Seeking openness in energy plans
Toby Talbot / AP File Photo
The Conservation Law Foundation is trying to gain access to documents laying out energy plans for the region.
The Conservation Law Foundation has filed appeals in Vermont and Massachusetts regarding the withholding of public documents about the development of the New England governors’ regional energy plans, which include gas pipeline and hydropower projects.
CLF requested these documents in March to bring transparency to the process surrounding the governors’ plans, which to date have been shrouded in unnecessary secrecy.
In Vermont, CLF primarily seeks documents that the New England States Committee on Electricity — the agency working to implement the massive initiative — has refused to produce. CLF appealed NESCOE’s refusal under Vermont’s broad access to public records law.
Vermont law is clear that all entities that act as an arm of the state and perform a government function are subject to Vermont’s access to public records law.
Vermont has a long and proud tradition of open government. In April, Vermont’s agencies promptly provided some documents in response to CLF’s initial request, but NESCOE refused entirely to provide any records. NESCOE was created by and functions as an arm of state governments. As such, it is responsible to comply with Vermont’s public records law.
NESCOE cannot hide behind a veil of secrecy as it develops massive new electric and gas projects for the region. NESCOE’s secrecy thwarts effective and smart resolutions. As we detailed in our briefing to the public last month, the documents that CLF has managed to obtain from some states reveal NESCOE’s outright hostility to conducting the planning process in the open, pervasive and improper influence by the companies that stand to benefit from the plan, and a troubling willingness on the part of NESCOE and state officials to take enormous risks with our money, our region’s energy progress, and our climate.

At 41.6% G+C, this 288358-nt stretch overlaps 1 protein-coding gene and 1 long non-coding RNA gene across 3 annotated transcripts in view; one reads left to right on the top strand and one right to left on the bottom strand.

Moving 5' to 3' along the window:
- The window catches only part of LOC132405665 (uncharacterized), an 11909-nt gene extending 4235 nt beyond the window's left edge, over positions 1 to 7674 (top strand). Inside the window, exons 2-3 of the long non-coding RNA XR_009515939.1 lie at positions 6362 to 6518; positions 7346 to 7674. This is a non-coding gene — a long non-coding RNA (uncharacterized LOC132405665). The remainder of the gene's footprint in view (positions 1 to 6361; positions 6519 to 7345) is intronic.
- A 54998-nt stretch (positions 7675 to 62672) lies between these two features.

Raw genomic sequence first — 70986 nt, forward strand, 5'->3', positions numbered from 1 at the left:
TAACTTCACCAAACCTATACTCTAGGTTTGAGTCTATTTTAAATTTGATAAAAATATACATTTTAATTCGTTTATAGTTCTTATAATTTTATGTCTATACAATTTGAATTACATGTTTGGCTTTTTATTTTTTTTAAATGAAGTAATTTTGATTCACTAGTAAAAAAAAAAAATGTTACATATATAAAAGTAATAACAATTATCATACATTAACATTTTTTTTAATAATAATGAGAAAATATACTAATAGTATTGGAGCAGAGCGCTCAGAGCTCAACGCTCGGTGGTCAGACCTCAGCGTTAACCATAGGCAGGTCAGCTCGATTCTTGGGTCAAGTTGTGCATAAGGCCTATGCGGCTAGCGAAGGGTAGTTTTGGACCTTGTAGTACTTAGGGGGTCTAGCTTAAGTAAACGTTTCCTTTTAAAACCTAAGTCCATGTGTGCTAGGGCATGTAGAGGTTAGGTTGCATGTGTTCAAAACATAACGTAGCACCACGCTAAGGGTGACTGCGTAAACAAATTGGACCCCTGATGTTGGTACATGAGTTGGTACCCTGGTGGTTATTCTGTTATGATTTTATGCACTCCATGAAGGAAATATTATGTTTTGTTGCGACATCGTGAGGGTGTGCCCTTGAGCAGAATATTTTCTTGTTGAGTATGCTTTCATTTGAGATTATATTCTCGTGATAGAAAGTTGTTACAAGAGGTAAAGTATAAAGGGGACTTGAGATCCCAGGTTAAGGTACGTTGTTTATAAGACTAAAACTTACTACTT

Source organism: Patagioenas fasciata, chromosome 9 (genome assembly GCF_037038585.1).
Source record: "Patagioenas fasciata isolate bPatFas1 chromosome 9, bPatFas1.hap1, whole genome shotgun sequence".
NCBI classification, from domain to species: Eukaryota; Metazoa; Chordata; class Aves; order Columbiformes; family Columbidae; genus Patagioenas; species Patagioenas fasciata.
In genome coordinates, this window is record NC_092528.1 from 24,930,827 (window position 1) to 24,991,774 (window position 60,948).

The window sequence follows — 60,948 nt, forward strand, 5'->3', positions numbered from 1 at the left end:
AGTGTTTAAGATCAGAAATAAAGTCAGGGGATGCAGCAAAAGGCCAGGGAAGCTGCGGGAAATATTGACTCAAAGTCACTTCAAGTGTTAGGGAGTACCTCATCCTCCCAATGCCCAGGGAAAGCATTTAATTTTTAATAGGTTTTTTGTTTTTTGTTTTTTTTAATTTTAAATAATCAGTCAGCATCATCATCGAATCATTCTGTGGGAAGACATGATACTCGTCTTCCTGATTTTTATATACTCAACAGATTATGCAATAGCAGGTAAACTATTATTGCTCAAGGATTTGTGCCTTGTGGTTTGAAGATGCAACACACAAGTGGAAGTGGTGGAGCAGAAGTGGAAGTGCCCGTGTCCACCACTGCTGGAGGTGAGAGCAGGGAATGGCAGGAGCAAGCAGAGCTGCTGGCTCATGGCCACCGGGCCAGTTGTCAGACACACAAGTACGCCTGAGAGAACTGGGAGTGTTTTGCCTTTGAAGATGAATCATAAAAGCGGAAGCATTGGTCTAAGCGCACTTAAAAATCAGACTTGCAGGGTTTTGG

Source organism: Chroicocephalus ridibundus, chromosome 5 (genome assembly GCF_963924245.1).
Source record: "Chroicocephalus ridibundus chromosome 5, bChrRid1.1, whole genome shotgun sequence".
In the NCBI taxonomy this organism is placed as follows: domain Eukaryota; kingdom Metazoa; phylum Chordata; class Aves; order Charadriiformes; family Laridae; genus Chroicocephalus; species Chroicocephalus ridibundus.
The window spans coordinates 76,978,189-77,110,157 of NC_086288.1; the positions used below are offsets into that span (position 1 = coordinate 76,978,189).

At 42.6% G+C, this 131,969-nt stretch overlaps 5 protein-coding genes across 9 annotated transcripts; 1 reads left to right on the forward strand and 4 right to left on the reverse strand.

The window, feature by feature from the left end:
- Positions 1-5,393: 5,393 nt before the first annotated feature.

Customers in Vermont and other states have a right to know the facts about changes to our region’s energy system, especially changes that they will be on the hook to pay for, including the possible overbuilding of and unfair subsidies for massive new electric transmission projects and fossil fuel expansions in the region.
In Massachusetts, CLF’s appeal challenges the timing of the response. Massachusetts law requires the government to respond to a request for public documents within 10 days of receipt. CLF sent its request in March and has been told that the requested documents will not be available until July 31.
The CLF appeals filed include:
— Appeals under Vermont law to NESCOE, the Vermont Public Service Department and the Vermont governor’s office.
— Appeal under Massachusetts law to provide requested records in a timely manner.
— An additional recent appeal under Rhode Island law to provide requested records.
We all should have a chance to fully understand what we will be buying with this proposed regional energy plan. CLF’s appeals seek to bring an open process based on sound research and analysis, rather than backroom dealings with industry insiders.
Sandy Levine is senior attorney for the Conservation Law Foundation.